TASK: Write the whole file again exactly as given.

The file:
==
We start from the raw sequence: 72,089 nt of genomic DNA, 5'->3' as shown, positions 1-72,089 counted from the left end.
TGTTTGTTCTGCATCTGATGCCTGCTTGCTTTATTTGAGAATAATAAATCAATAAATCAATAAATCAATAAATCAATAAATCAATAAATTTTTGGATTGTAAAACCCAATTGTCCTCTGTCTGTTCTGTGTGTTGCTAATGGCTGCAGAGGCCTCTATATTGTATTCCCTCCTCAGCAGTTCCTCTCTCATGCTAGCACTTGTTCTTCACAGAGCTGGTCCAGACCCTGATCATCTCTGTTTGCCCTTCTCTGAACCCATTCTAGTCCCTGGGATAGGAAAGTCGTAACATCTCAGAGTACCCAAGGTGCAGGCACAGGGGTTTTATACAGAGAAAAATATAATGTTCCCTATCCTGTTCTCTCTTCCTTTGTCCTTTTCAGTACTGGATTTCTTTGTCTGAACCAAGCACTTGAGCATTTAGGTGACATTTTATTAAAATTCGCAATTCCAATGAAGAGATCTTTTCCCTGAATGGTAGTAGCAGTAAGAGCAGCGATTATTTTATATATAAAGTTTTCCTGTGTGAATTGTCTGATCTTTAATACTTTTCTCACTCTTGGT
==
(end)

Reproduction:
We start from the raw sequence: 72,089 nt of genomic DNA, 5'->3' as shown, positions 1-72,089 counted from the left end.
TGTTTGTTCTGCATCTGATGCCTGCTTGCTTTATTTGAGAATAATAAATCAATAAATCAATAAATCAATAAATCAATAAATCAATAAATTTTTGGATTGTAAAACCCAATTGTCCTCTGTCTGTTCTGTGTGTTGCTAATGGCTGCAGAGGCCTCTATATTGTATTCCCTCCTCAGCAGTTCCTCTCTCATGCTAGCACTTGTTCTTCACAGAGCTGGTCCAGACCCTGATCATCTCTGTTTGCCCTTCTCTGAACCCATTCTAGTCCCTGGGATAGGAAAGTCGTAACATCTCAGAGTACCCAAGGTGCAGGCACAGGGGTTTTATACAGAGAAAAATATAATGTTCCCTATCCTGTTCTCTCTTCCTTTGTCCTTTTCAGTACTGGATTTCTTTGTCTGAACCAAGCACTTGAGCATTTAGGTGACATTTTATTAAAATTCGCAATTCCAATGAAGAGATCTTTTCCCTGAATGGTAGTAGCAGTAAGAGCAGCGATTATTTTATATATAAAGTTTTCCTGTGTGAATTGTCTGATCTTTAATACTTTTCTCACTCTTGGT